This is a finding aid. It is a description of archival material held in the Wilson Library at the University of North Carolina at Chapel Hill. Unless otherwise noted, the materials described below are physically available in our reading room, and not digitally available through the World Wide Web. See the Duplication Policy section for more information.
|Size||1.5 feet of linear shelf space (approximately 1200 items)|
|Abstract||The Program on Aging, established in 1982, was part of the School of Public Health at the University of North Carolina at Chapel Hill. It grew directly out of the school's 1979 federally funded Geriatric Curriculum Development Project. When the project ended, the North Carolina General Assembly appropriated funds for an ongoing Program on Aging. During its brief history, the program obtained a number of training and research grants and provided consultation to public and private agencies. It also developed the Geriatric Education Center in conjunction with the university's Schools of Dentistry, Medicine, Nursing, Pharmacy, and Social Work and the North Carolina Area Health Education Centers Program. In 1989, the program's educational and research activities were absorbed by various departments of the School of Public Health, and the program ceased to function as a separate entity. Records consist of correspondence and other files relating to the Program on Aging and the Geriatric Curriculum Development Project. Included are memoranda, brochures, grant applications, progress reports, and minutes of the program's advisory committee. There are also files dealing with planning activities at the state level, particularly those of the Governor's Coordinating Council on Aging.|
|Creator||University of North Carolina at Chapel Hill. Program on Aging.|
|Curatorial Unit||University of North Carolina at Chapel Hill. Library. University Archives.|
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Initiatives in the study of aging at the School of Public Health began in March 1978, when an interdepartmental Gerontology Committee was established with Dr. Dorothy Talbot as chair. This committee provided a mechanism for the exchange of ideas and mutual support until it was replaced by the new Advisory Committee of the Program on Aging in September 1981.
Meanwhile, in 1979, the federal government awarded the School of Public Health a two-year grant for geriatric curriculum development with Harry Phillips as project director and Leonard Rosenfeld as associate director. With the assistance of this grant, Drs. Phillips and Rosenfeld and the newly formed Geriatric Curriculum Development Advisory Committee furthered the teaching of geriatrics in the various departments of the school by designing instructional materials and instituting new courses on aging.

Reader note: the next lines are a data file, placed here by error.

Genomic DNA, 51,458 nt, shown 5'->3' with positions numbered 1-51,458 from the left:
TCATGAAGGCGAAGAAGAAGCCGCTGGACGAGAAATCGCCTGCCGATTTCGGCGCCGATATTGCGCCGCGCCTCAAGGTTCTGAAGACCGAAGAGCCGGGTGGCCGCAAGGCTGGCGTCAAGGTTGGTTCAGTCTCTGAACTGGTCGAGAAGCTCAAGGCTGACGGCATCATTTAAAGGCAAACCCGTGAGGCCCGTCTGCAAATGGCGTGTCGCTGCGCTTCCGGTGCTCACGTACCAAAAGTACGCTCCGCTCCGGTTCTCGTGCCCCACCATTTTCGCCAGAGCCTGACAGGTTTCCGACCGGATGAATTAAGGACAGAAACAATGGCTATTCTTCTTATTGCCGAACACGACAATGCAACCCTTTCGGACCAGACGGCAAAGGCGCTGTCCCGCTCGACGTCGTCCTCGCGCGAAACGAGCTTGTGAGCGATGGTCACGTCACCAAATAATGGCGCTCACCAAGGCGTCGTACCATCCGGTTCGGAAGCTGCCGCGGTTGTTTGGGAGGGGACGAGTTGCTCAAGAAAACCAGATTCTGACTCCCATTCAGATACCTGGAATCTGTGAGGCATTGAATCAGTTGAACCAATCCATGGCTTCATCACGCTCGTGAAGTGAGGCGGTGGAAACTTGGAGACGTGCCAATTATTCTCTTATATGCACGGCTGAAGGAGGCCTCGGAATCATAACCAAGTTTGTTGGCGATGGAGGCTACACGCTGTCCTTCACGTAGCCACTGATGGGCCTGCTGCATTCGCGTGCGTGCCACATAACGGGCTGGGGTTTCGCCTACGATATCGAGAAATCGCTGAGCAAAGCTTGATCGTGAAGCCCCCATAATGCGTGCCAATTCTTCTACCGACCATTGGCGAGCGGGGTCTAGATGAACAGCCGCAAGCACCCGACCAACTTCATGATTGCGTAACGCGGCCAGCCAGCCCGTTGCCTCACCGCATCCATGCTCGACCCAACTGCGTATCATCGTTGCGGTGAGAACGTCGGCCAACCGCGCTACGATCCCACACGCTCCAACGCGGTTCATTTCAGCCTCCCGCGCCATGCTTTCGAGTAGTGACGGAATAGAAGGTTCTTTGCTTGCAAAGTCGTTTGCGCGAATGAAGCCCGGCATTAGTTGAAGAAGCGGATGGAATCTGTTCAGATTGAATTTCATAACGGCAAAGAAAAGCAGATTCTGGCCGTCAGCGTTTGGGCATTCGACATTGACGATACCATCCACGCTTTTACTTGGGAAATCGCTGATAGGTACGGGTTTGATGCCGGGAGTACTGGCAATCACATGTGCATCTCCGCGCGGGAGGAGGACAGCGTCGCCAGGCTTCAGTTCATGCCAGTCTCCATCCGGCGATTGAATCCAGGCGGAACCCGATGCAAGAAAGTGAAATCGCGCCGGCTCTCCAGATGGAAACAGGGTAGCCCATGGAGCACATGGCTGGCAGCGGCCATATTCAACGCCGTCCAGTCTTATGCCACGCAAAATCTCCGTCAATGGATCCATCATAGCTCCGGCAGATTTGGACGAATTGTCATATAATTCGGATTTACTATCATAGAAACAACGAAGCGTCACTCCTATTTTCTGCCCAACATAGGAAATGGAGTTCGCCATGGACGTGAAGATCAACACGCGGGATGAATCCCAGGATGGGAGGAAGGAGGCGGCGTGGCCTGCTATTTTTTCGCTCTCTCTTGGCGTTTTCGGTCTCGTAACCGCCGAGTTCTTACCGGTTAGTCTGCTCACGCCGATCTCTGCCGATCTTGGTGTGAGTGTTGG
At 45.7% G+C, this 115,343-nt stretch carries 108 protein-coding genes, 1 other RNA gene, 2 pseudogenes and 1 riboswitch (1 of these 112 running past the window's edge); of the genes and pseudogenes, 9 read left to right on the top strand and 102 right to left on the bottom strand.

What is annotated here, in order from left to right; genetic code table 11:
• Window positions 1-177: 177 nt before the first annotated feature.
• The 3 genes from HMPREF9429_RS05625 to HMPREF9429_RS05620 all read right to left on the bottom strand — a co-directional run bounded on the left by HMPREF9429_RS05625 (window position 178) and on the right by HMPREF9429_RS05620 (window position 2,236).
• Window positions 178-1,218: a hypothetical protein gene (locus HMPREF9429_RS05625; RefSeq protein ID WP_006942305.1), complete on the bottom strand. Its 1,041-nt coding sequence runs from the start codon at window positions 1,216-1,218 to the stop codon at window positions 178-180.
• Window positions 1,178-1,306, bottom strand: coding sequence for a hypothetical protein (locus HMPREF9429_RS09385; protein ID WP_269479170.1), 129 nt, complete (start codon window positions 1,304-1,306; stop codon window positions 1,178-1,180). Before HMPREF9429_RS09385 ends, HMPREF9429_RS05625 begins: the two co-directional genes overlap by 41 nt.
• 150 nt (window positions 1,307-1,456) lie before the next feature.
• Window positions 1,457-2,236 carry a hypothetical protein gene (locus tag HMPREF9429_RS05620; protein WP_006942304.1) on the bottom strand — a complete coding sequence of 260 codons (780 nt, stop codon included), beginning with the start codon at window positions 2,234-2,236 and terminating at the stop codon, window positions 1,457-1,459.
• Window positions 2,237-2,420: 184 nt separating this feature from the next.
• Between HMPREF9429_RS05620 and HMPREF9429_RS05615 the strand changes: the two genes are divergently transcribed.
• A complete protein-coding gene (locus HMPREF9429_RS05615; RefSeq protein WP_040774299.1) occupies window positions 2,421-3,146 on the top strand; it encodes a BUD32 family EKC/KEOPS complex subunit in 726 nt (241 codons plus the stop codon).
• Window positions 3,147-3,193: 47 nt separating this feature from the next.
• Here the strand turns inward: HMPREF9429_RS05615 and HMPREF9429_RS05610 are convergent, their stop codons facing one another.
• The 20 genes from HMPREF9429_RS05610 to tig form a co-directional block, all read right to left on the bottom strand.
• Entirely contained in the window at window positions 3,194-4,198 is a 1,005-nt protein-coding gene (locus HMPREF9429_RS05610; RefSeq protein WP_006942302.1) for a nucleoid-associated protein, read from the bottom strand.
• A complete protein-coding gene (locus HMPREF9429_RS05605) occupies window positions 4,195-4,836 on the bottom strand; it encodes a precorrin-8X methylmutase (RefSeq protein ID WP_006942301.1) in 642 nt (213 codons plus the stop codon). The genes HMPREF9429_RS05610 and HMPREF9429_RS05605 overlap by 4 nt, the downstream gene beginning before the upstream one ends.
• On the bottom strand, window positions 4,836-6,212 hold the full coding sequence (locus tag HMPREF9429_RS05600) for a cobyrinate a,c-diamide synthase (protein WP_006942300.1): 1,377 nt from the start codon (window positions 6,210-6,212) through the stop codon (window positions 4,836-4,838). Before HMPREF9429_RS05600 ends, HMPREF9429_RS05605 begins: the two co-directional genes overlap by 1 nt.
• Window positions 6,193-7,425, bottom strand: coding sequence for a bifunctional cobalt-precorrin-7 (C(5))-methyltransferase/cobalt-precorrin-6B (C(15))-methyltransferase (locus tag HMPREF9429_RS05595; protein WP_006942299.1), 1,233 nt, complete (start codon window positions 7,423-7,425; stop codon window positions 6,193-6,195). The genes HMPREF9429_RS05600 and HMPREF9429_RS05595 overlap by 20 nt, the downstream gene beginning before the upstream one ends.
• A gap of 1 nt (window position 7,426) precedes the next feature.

When federal funding for the Curriculum Development Project ended in early 1982, the North Carolina General Assembly responded favorably to a request for continuing support, and an ongoing Program on Aging was established. In 1983, the School of Public Health hired William Weissert, former senior research associate at the United States National Center for Health Service Research, as Director of the Program on Aging and Professor of Health Policy and Administration. Dr. Weissert served as director of the program until 1989.
During Weissert's tenure, the Program on Aging won multiple training and research grants and, consistent with its mission of improving the health and well-being of the aged, provided consultation to private and governmental agencies in the United States and Canada. In 1985, it secured funding to develop a Geriatric Education Center in collaboration with the Schools of Dentistry, Medicine, Nursing, Pharmacy, and Social Work and the North Carolina Area Health Education Centers Program. Between 1985 and 1988, the Geriatric Education Center provided, among other things, a core course in geriatric health care, three-week summer institutes for practicing health-care professionals and teaching faculty, training for nursing home administrators-in-training, and part-time geriatric fellowships in the School of Medicine. In 1989 the promotion of geriatric education and research was turned over to the various departments of the School of Public Health, and the Program on Aging ceased to function as a centralized agency.Back to Top
Records contain information on the objectives, activities, staff, and finances of the Program on Aging from its pre-history in the Geriatric Curriculum Development Project to its decentralization in 1989. The bulk consists of memoranda, brochures, grant applications, progress reports, and the minutes of meetings of advisory committees within the School of Public Health. These materials illustrate the circumstances under which the Program on Aging came into being and provide detailed lists of its accomplishments in research, training, and consultation. Other files, in particular those relating to the Governor's Advisory Council on Aging and the State Health Promotion Coalition for Older Adults, document the participation of Program on Aging staff in activities of the Division of Aging of the North Carolina Department of Human Resources.Back to Top
Program on Aging History, 1982-1987 #40111, Series: "Program on Aging of the University of North Carolina at Chapel Hill Records, 1979-1988." Box 1
(clippings and brochures)
"Hospital and Nursing Home Reimbursement Interactions," 1985 #40111, Series: "Program on Aging of the University of North Carolina at Chapel Hill Records, 1979-1988." Box 1
(grant application to United States Public Health Service)
Processed by: University Archives Staff
Encoded by: ByteManagers Inc., 2008Back to Top